Q: What is osteoporosis?
A: In osteoporosis, the bones become porous and thin. Over time, this weakens the bones and may make them more likely to break.
Osteoporosis is much more common in women than in men. This is because women have less bone than men, tend to live longer and take in less calcium, and need the female hormone estrogen to keep their bones strong. If men live long enough, they are also at risk of getting osteoporosis later in life.
Once total bone has peaked-around age 35-all adults start to lose it. In women, the rate of bone loss speeds up during menopause, when their ovaries stop making estrogen. Bone loss also may start to occur if both ovaries are removed by surgery.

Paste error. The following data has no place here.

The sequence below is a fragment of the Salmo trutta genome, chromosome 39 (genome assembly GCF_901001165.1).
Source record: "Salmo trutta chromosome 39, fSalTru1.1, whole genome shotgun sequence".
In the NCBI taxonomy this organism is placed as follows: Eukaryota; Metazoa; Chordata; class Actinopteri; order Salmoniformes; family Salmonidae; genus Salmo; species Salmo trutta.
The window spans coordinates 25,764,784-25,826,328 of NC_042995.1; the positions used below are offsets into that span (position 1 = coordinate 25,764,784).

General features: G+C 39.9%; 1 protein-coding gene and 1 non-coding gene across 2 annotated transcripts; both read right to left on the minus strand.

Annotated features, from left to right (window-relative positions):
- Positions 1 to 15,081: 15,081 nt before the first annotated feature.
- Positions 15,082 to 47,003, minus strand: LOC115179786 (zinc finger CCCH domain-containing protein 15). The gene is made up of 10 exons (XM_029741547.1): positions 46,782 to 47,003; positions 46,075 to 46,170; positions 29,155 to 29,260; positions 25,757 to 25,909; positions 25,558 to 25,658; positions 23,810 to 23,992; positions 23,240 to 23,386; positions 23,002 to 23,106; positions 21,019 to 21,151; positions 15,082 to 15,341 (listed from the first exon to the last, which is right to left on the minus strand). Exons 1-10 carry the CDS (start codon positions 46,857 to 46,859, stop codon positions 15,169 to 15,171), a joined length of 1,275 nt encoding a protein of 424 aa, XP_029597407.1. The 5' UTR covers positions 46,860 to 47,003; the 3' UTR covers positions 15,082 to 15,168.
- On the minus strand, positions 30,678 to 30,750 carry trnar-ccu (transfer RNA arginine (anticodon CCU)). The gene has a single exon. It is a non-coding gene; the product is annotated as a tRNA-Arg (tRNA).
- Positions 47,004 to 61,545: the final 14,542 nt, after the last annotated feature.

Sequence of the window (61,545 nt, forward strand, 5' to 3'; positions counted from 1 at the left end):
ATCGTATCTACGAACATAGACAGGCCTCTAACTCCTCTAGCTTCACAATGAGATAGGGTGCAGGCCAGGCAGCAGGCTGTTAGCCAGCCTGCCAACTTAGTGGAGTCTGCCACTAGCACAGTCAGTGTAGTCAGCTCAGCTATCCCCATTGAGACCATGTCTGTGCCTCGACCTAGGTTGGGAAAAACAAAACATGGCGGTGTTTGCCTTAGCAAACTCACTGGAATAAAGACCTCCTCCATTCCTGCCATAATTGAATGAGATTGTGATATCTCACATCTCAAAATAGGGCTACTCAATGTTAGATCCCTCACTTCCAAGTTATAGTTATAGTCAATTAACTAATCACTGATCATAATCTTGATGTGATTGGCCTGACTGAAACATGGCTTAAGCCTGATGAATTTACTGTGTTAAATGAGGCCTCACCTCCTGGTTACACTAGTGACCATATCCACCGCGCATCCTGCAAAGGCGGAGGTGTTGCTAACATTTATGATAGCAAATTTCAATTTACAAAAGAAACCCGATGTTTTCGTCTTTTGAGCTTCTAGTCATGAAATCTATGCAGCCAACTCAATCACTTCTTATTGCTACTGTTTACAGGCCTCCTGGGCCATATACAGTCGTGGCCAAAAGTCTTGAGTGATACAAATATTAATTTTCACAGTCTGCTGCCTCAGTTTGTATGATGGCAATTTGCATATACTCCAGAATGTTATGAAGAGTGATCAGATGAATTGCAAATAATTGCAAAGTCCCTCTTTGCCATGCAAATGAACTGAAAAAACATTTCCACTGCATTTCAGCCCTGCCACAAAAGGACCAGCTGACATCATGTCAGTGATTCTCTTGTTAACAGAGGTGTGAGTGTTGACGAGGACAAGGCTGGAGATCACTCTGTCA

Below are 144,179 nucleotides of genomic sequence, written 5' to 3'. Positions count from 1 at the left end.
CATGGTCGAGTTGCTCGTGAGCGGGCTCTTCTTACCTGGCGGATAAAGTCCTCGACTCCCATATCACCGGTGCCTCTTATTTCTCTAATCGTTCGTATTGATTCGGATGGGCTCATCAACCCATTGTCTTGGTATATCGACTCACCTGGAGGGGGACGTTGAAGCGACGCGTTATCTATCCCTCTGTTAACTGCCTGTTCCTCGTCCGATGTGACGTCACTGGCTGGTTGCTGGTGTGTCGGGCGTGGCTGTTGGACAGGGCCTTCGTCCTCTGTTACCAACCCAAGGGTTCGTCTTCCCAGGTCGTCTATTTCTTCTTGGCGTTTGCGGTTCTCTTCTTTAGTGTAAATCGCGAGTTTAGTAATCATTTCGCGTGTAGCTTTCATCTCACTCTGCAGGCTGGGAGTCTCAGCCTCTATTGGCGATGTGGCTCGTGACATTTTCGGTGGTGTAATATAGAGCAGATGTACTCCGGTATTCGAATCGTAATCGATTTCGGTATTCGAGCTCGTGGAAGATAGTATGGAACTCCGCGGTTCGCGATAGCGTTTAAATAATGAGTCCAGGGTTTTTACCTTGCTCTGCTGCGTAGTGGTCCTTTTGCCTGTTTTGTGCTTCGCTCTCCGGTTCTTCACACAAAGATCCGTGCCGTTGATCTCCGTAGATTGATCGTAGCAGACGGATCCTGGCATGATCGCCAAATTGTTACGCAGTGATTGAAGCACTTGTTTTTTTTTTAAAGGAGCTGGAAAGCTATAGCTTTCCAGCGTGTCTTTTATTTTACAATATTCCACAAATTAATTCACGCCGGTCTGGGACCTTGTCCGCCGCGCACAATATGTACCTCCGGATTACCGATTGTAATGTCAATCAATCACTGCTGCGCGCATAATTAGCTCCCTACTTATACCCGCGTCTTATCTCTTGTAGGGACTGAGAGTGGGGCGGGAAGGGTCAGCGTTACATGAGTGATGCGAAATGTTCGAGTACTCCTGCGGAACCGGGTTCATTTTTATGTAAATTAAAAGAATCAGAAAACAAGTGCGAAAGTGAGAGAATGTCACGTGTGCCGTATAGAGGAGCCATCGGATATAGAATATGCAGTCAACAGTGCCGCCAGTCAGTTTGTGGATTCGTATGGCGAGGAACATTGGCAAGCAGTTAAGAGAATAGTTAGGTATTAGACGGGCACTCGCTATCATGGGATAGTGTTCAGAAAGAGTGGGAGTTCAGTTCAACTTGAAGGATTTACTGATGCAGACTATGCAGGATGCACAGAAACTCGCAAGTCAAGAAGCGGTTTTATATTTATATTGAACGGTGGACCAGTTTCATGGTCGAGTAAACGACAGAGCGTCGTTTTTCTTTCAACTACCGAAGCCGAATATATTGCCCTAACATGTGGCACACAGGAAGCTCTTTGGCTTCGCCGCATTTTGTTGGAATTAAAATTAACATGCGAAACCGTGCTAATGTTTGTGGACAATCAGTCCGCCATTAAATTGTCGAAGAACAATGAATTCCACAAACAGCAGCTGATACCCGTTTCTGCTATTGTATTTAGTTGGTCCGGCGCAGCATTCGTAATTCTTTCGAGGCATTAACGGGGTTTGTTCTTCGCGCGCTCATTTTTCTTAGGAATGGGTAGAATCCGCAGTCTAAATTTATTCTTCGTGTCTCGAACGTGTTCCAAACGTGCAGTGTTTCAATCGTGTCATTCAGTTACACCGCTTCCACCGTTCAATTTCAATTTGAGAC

Q: What are the signs of osteoporosis?
A: You may not know you have osteoporosis until you have serious signs. Signs include a broken wrist or hip, low back pain or a hunched back. You may get shorter over time. This is because osteoporosis can cause the bones in your spine called the vertebrae to collapse. These are called compression fractures and can cause severe back pain. These problems usually occur after a lot of bone calcium has been lost
For more on osteoporosis, call the Osteoporosis Society of Canada at 1-800-977-1778.
For more information on this and other health topics, visit the College of Family Physicians of Canada's (CFPC's) Web site www.cfpc.ca or talk to your family doctor.
If you have questions on this or other health topics you'd like to see addressed in future articles, please e-mail healthtopics@CFPC.ca.